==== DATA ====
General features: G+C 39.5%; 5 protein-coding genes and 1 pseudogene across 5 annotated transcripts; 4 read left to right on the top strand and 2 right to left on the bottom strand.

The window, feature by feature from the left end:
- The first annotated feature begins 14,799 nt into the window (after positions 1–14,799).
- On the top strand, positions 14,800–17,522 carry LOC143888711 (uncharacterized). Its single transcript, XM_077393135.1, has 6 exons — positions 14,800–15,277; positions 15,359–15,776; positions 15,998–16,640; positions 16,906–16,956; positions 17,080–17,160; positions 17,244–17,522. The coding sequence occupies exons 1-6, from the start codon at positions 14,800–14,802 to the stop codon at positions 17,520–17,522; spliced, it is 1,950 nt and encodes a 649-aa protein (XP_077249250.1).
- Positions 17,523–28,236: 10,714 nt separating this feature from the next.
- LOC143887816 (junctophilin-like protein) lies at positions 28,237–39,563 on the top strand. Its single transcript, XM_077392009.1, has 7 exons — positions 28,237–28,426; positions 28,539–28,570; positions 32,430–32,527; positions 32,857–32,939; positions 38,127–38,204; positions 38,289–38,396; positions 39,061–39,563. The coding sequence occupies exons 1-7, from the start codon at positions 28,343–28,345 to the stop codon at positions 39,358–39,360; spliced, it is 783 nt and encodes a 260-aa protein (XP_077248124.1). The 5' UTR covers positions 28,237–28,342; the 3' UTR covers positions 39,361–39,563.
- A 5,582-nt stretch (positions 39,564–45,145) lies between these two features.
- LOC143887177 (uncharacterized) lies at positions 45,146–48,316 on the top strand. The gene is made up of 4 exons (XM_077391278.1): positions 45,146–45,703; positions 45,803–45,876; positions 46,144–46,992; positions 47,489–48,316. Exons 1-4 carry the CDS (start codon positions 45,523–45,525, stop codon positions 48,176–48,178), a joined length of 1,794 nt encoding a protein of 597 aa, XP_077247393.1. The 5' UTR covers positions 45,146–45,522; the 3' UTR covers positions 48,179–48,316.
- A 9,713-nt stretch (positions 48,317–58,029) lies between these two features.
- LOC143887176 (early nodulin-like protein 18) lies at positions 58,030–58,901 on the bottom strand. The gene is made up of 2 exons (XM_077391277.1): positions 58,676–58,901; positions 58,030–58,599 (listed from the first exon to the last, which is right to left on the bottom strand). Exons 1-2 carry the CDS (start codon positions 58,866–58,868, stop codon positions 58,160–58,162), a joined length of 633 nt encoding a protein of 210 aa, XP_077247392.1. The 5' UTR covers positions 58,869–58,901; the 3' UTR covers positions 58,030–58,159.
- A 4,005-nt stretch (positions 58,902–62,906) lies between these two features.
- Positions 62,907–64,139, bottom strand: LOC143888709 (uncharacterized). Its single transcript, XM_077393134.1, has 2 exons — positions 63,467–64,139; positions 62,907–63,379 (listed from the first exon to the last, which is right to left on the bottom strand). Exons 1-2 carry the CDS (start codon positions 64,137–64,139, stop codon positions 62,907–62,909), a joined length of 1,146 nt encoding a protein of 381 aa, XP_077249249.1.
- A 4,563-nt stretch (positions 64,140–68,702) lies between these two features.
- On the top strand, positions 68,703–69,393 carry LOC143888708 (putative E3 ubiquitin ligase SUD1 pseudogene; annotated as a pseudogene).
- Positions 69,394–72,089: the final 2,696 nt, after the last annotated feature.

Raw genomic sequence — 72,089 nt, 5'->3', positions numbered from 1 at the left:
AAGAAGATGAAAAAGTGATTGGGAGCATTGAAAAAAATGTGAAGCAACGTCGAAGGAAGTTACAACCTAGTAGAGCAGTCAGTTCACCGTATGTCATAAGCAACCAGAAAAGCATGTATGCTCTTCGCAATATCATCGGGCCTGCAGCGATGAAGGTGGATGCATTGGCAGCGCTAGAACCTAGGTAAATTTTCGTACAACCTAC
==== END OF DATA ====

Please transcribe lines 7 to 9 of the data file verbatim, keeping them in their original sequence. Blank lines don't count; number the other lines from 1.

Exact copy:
- A 5,582-nt stretch (positions 39,564–45,145) lies between these two features.
- LOC143887177 (uncharacterized) lies at positions 45,146–48,316 on the top strand. The gene is made up of 4 exons (XM_077391278.1): positions 45,146–45,703; positions 45,803–45,876; positions 46,144–46,992; positions 47,489–48,316. Exons 1-4 carry the CDS (start codon positions 45,523–45,525, stop codon positions 48,176–48,178), a joined length of 1,794 nt encoding a protein of 597 aa, XP_077247393.1. The 5' UTR covers positions 45,146–45,522; the 3' UTR covers positions 48,179–48,316.
- A 9,713-nt stretch (positions 48,317–58,029) lies between these two features.